There's an advertisement lurking as an op-ed in Friday's Amador Ledger Dispatch. A local person employed by New Faze Development to promote its environmentally destructive Jackson Hills subdivision argues for the project because it's "classy."
And she says that if Jackson Hills isn't built, some other development -- something far worse, in her opinion -- could be built on the site.
That's interesting logic: If the city doesn't approve this bad project, a worse one might come along? Wow.
Of course, the land could also stay a cattle pasture. Maybe even an irrigated one.
One of the biggest problems with Jackson Hills is that it will create gridlock in south Jackson (the word traffic doesn't appear in the "advertorial"). I don't know about you, but the last time I was stuck in traffic, it really made no difference to me whether the cars were shiny, late-model Beemers or beat-up older cars and trucks. And if ambulances can't get through a traffic jam on their way to the Sutter Amador ER, is that OK provided the cars in the way are nice and expensive?
Gridlock is an equal-opportunity impact that pays no attention to so-called class.
Who says traffic will be a problem? None other than Charles Field, Executive Director of the Amador County Transportation Commission, the county's resident traffic experts. As reported earlier this week in the Ledger article about Monday's council meeting, "Field repeated concerns that if Jackson Hills is built as planned, serious traffic congestion may aggravate already overburdened streets and roads."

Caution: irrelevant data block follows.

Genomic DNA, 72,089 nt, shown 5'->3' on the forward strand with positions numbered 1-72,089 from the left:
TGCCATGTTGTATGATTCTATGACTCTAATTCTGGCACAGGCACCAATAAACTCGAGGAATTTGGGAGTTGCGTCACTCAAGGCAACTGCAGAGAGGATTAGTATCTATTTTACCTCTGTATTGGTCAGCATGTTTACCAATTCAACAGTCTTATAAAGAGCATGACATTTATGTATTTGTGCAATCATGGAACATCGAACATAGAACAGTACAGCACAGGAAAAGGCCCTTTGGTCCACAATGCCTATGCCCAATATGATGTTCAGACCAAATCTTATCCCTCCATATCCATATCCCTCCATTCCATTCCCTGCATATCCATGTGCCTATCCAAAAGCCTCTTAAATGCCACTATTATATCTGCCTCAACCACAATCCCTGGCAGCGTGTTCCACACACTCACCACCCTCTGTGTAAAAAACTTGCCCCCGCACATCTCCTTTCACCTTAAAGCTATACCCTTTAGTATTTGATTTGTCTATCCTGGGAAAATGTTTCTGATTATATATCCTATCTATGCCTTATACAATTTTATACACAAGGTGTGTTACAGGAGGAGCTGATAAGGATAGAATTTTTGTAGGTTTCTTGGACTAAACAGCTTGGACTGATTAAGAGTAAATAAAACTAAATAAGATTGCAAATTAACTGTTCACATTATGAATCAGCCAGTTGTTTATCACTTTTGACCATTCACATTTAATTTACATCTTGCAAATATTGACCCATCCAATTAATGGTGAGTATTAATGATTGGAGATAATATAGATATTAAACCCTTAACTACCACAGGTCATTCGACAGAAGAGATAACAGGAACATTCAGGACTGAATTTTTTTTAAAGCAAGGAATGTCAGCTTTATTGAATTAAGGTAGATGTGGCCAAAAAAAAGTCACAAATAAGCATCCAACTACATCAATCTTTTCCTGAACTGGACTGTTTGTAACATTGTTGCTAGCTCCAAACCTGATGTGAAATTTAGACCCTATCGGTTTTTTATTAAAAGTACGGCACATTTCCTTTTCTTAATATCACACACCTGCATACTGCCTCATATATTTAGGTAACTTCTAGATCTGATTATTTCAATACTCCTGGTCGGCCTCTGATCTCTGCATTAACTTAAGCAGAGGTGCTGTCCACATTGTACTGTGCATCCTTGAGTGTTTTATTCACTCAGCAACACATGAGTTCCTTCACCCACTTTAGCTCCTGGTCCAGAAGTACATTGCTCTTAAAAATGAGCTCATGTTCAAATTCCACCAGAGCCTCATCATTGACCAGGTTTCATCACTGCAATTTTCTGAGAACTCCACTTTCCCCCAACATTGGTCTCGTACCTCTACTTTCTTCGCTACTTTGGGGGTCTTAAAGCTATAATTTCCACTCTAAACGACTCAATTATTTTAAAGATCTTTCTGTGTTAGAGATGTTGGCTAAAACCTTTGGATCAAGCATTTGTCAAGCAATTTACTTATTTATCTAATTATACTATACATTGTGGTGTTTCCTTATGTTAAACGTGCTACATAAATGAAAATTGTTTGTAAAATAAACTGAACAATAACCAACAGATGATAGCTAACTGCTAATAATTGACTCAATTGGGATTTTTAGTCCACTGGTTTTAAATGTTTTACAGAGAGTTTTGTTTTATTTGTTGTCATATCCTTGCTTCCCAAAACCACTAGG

The New Faze author also argues that Jackson Hills will "pay millions in developer fees that will benefit Jackson, Amador County, the school district and the Amador Water Agency."
What she fails to note is that under state law, developer fees can only cover the cost of a development's impacts on local government. They don't "benefit" government or taxpayers, they just cover the cost of providing capital improvements to the project. And often they don't even do that. Impact fees definitely don't cover school construction costs.
In closing, the author calls Jackson Hills "innovative." If Jackson Hills is innovative, I'm a right-wing Republican. Jackson Hills is a formulaic, suburban golf-course subdivision designed to attract affluent people in a certain demographic who are fleeing urban areas with equity from their homes for the comfort of gates and golf.
The odds of it becoming the social, economic and fiscal salvation of Jackson are slim to none.
Shame on the Ledger for allowing a developer to run an ad like this for free.